By Dom Nozzi
December 11, 2018
Cities across the US – particularly cities such as Boulder, Colorado – have seen a significant rise in citizens aggressively fighting to stop growth. Terms such as NIMBY or No-Growther describe such people.
What are the origins of this movement?
I believe an important source originates with the car-happy world we have created, which is a self-perpetuating downward spiral in which a growing number of people find themselves obligated to be so car dependent. Cars consume a huge amount of space, which leads to significant inconvenience when other motorists are in one’s vicinity. You and your neighbors are jostling for elbow room with each of you owning and trying to maneuver a very large metal box. Therefore, such a lifestyle inevitably compels most such people to fight to either stop growth or at least minimize density and building height.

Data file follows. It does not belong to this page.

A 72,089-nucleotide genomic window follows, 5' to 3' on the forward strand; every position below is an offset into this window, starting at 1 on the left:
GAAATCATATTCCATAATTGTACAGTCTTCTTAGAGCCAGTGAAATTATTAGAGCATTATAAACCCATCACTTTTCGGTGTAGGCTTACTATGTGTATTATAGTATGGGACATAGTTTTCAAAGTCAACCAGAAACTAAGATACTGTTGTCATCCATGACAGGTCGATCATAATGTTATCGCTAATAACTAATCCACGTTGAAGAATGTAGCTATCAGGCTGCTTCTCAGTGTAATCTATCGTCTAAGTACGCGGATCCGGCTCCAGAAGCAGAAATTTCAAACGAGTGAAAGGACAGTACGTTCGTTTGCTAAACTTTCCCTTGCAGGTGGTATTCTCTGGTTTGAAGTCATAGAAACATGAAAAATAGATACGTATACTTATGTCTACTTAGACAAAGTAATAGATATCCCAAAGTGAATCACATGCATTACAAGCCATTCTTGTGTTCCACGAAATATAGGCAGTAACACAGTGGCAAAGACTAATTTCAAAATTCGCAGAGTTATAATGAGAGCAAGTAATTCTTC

Because their car consumes so much space, motorists are also compelled to demand that the human scale in their community be replaced by an unsafe, unpleasant car scale (ie, oversized roads and parking lots). In other words, a great many people in a car-oriented society become their own worst enemies. They also tend to become enemies of what makes cities wonderful (compactness, sociability, slower speeds).
My question is this: Why do people who dislike cities choose to live in a city?